The Economist looks at new Chinese census data, and asks an unusual question:
Does China have enough people? The question might seem absurd. The country has long been famous both for having the world’s largest population and for having taken draconian measures to restrain its growth. Though many people, Chinese and outsiders alike, have looked aghast at the brutal and coercive excesses of the one-child policy, there has also often been a grudging acknowledgment that China needed to do something to keep its vast numbers in check.
But new census figures bolster claims made in the past few years that China is suffering from a demographic problem of a different sort: too low a birth rate. The latest numbers, released on April 28th and based on the nationwide census conducted last year, show a total population for mainland China of 1.34 billion. They also reveal a steep decline in the average annual population growth rate, down to 0.57% in 2000-10, half the rate of 1.07% in the previous decade. The data imply that the total fertility rate, which is the number of children a woman of child-bearing age can expect to have, on average, during her lifetime, may now be just 1.4, far below the “replacement rate” of 2.1, which eventually leads to the population stabilising.
Slower growth is matched by a dramatic ageing of the population. People above the age of 60 now represent 13.3% of the total, up from 10.3% in 2000 (see chart). In the same period, those under the age of 14 declined from 23% to 17%. A continuation of these trends will place ever greater burdens on the working young who must support their elderly kin, as well as on government-run pension and health-care systems. China’s great “demographic dividend” (a rising share of working-age adults) is almost over ….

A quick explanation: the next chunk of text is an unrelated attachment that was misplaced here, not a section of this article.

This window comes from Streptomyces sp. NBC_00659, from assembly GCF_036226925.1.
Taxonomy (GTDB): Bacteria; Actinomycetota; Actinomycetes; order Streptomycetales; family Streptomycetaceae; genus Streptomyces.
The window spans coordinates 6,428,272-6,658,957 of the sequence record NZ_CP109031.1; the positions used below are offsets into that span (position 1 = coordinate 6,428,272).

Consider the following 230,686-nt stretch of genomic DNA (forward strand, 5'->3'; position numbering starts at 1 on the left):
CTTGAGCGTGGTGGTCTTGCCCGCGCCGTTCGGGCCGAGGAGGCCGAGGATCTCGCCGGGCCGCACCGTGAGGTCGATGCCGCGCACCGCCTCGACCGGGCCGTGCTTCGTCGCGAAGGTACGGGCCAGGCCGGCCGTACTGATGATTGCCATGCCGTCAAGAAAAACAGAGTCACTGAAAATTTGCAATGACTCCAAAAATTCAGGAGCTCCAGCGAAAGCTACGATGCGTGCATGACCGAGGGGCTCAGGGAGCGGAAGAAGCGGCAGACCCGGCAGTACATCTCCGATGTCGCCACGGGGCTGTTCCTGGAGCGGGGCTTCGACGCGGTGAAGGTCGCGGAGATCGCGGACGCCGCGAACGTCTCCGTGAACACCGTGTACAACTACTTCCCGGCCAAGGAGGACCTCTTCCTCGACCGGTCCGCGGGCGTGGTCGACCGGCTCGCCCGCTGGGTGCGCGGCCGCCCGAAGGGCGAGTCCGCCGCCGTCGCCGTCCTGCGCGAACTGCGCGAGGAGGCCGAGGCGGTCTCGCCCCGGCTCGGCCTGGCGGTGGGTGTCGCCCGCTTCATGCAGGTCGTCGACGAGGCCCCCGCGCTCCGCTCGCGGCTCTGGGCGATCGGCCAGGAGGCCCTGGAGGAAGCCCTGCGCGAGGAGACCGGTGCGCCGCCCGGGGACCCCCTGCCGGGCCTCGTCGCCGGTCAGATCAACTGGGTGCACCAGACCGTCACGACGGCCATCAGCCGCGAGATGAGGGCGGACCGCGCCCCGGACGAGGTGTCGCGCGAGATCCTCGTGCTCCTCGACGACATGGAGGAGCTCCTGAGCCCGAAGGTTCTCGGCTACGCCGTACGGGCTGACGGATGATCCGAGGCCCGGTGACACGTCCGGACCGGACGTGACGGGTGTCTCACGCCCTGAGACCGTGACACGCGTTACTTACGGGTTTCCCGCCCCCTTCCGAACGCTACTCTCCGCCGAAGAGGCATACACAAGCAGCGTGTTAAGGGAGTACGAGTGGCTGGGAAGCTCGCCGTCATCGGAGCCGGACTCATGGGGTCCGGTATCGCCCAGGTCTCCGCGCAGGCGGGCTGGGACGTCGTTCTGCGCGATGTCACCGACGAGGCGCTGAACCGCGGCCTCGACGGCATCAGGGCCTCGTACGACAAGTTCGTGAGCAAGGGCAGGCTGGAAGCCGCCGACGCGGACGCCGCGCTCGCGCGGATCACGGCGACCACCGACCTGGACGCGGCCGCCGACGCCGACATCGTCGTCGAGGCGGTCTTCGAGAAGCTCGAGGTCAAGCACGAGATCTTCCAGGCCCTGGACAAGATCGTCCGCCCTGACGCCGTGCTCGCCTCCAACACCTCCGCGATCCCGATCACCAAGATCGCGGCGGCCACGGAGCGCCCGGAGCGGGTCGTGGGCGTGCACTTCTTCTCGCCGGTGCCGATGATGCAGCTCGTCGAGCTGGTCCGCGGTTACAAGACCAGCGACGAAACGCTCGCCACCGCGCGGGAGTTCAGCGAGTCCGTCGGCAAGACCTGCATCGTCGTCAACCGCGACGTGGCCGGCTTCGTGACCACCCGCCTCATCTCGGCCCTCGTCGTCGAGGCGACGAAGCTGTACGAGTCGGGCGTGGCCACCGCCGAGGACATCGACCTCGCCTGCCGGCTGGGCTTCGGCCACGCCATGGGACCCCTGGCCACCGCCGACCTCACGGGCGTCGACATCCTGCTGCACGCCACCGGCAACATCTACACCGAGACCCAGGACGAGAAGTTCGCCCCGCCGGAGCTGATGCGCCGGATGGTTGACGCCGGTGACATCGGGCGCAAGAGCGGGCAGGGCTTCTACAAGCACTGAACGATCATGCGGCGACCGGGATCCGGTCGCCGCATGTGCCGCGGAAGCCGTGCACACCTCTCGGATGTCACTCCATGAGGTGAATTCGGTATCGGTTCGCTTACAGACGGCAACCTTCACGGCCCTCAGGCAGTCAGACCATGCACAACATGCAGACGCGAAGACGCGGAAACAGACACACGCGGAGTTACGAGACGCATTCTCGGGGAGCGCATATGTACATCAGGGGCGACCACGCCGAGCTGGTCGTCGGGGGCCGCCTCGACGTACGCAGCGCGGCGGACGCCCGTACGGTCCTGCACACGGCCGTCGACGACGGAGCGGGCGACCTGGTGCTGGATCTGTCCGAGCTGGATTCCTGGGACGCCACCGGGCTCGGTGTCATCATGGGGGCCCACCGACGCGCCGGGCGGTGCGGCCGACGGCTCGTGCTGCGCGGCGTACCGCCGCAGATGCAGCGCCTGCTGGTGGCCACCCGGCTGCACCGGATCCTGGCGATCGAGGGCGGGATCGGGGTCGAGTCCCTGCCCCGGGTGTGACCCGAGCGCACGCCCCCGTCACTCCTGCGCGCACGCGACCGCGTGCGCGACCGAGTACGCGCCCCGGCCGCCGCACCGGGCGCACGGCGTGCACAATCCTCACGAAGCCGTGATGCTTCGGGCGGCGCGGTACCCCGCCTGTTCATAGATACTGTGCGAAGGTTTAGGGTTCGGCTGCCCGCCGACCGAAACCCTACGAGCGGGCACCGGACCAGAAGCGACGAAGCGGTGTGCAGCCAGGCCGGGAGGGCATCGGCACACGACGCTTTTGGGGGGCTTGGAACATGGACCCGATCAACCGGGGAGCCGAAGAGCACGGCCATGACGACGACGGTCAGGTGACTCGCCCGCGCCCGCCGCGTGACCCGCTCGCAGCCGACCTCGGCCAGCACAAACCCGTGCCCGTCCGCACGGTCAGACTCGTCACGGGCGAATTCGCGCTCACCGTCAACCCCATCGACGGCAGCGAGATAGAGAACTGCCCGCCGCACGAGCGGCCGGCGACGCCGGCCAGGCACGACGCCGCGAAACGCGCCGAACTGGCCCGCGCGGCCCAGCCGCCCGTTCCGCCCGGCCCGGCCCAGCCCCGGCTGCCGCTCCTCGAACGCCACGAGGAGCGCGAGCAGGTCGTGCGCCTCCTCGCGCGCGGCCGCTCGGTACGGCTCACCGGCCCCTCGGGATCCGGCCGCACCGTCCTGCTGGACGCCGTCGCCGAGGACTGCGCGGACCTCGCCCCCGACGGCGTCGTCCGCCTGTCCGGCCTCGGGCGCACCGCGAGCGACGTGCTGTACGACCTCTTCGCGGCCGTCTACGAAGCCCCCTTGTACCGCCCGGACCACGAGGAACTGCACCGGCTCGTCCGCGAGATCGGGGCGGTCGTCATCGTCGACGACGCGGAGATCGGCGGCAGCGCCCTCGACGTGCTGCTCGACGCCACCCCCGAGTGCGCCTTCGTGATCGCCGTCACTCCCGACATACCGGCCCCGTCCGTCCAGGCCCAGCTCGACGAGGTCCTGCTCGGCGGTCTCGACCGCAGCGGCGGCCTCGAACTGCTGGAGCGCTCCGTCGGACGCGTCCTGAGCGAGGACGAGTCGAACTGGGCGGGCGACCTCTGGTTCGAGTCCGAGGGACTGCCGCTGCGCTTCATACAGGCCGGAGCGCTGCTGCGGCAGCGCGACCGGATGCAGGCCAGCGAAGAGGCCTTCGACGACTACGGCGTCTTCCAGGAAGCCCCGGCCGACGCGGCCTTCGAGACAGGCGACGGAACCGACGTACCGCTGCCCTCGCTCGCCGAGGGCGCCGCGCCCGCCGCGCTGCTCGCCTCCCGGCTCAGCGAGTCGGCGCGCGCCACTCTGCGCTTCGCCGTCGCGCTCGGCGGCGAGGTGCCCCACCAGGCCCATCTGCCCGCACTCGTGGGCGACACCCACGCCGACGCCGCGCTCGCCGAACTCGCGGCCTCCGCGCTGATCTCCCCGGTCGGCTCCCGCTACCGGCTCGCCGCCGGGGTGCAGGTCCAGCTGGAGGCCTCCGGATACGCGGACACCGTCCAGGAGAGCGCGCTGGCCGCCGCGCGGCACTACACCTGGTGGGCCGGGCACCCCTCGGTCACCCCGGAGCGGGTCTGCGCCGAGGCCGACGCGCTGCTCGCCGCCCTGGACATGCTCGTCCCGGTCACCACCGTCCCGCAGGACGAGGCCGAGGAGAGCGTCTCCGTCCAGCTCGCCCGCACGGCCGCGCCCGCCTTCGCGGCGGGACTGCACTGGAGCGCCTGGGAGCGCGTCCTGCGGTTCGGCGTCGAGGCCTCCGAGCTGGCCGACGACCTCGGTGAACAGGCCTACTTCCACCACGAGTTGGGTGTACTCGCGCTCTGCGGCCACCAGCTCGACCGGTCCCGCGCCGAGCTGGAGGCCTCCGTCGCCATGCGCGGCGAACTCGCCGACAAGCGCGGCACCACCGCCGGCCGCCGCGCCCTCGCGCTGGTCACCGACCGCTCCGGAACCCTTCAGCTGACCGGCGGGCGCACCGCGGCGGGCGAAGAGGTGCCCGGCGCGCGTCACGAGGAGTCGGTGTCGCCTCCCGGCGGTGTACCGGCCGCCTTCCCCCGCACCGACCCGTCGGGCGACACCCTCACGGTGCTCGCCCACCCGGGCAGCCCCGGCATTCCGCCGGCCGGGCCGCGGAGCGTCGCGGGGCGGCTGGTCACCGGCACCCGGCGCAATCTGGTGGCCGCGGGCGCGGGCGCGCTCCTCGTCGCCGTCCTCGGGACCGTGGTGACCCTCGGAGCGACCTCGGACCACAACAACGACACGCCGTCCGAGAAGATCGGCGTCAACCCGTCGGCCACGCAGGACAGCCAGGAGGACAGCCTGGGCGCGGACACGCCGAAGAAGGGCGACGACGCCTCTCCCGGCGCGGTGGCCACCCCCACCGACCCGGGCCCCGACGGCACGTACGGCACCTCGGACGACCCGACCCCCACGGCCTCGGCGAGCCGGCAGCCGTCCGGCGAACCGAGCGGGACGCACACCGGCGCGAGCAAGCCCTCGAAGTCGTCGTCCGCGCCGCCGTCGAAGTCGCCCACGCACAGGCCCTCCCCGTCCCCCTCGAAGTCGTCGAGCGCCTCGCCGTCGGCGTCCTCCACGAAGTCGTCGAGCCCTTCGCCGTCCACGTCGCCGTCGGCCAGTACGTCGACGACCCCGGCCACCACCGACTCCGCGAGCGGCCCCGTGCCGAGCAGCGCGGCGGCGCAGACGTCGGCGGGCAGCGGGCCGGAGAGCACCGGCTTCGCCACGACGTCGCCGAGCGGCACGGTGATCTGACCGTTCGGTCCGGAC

The census results are likely to intensify debate in China between the powerful population-control bureaucracy and an increasingly vocal group of academic demographers calling for a relaxation of the one-child policy. Their disagreement involves not only the policy’s future, but also (as so often in China) its past.
The Financial Times’ beyondbrics blog examines the likely consequences of this demographic turning point:
The Chinese economy has been described (by James Kynge, for one) as an elephant riding a bicycle – fine so long as it keeps going, but if it slows, it’ll cause an awfully big mess. Now, with the combination of a rapidly ageing population and rising wages, inflation in China is going to go up, and growth is going to slow.
As one government economist put it on Thursday, for China, ‘a major turning point is at hand ….’
Developed countries (and emerging markets too) have benefited from years of cheap Chinese manufactured products, which have helped usher in a decade of low inflation around the world. Is there any other country capable of picking up the slack?
China, faced with a demographic tipping point, may well win the Inflation Battle of 2011. But the war goes on, and if anything, it is set for a much more difficult next phase.